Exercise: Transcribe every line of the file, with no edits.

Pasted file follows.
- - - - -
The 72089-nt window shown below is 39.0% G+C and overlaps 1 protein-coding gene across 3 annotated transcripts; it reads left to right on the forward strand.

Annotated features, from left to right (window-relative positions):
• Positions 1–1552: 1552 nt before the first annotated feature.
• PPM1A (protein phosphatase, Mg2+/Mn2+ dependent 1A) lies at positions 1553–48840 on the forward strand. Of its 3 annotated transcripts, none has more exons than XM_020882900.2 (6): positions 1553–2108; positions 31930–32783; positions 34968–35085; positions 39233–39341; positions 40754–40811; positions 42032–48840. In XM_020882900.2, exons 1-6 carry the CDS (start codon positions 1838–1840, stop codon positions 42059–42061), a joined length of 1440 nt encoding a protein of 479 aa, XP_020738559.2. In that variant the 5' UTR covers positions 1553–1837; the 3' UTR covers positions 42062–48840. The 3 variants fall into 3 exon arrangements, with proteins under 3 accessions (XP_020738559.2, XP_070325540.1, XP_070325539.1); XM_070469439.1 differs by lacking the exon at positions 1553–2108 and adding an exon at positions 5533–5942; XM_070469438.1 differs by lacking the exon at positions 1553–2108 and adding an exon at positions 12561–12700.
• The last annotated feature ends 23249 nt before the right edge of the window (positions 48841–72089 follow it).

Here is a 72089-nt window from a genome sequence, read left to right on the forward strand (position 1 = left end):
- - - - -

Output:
The 72089-nt window shown below is 39.0% G+C and overlaps 1 protein-coding gene across 3 annotated transcripts; it reads left to right on the forward strand.

Annotated features, from left to right (window-relative positions):
• Positions 1–1552: 1552 nt before the first annotated feature.
• PPM1A (protein phosphatase, Mg2+/Mn2+ dependent 1A) lies at positions 1553–48840 on the forward strand. Of its 3 annotated transcripts, none has more exons than XM_020882900.2 (6): positions 1553–2108; positions 31930–32783; positions 34968–35085; positions 39233–39341; positions 40754–40811; positions 42032–48840. In XM_020882900.2, exons 1-6 carry the CDS (start codon positions 1838–1840, stop codon positions 42059–42061), a joined length of 1440 nt encoding a protein of 479 aa, XP_020738559.2. In that variant the 5' UTR covers positions 1553–1837; the 3' UTR covers positions 42062–48840. The 3 variants fall into 3 exon arrangements, with proteins under 3 accessions (XP_020738559.2, XP_070325540.1, XP_070325539.1); XM_070469439.1 differs by lacking the exon at positions 1553–2108 and adding an exon at positions 5533–5942; XM_070469438.1 differs by lacking the exon at positions 1553–2108 and adding an exon at positions 12561–12700.
• The last annotated feature ends 23249 nt before the right edge of the window (positions 48841–72089 follow it).

Here is a 72089-nt window from a genome sequence, read left to right on the forward strand (position 1 = left end):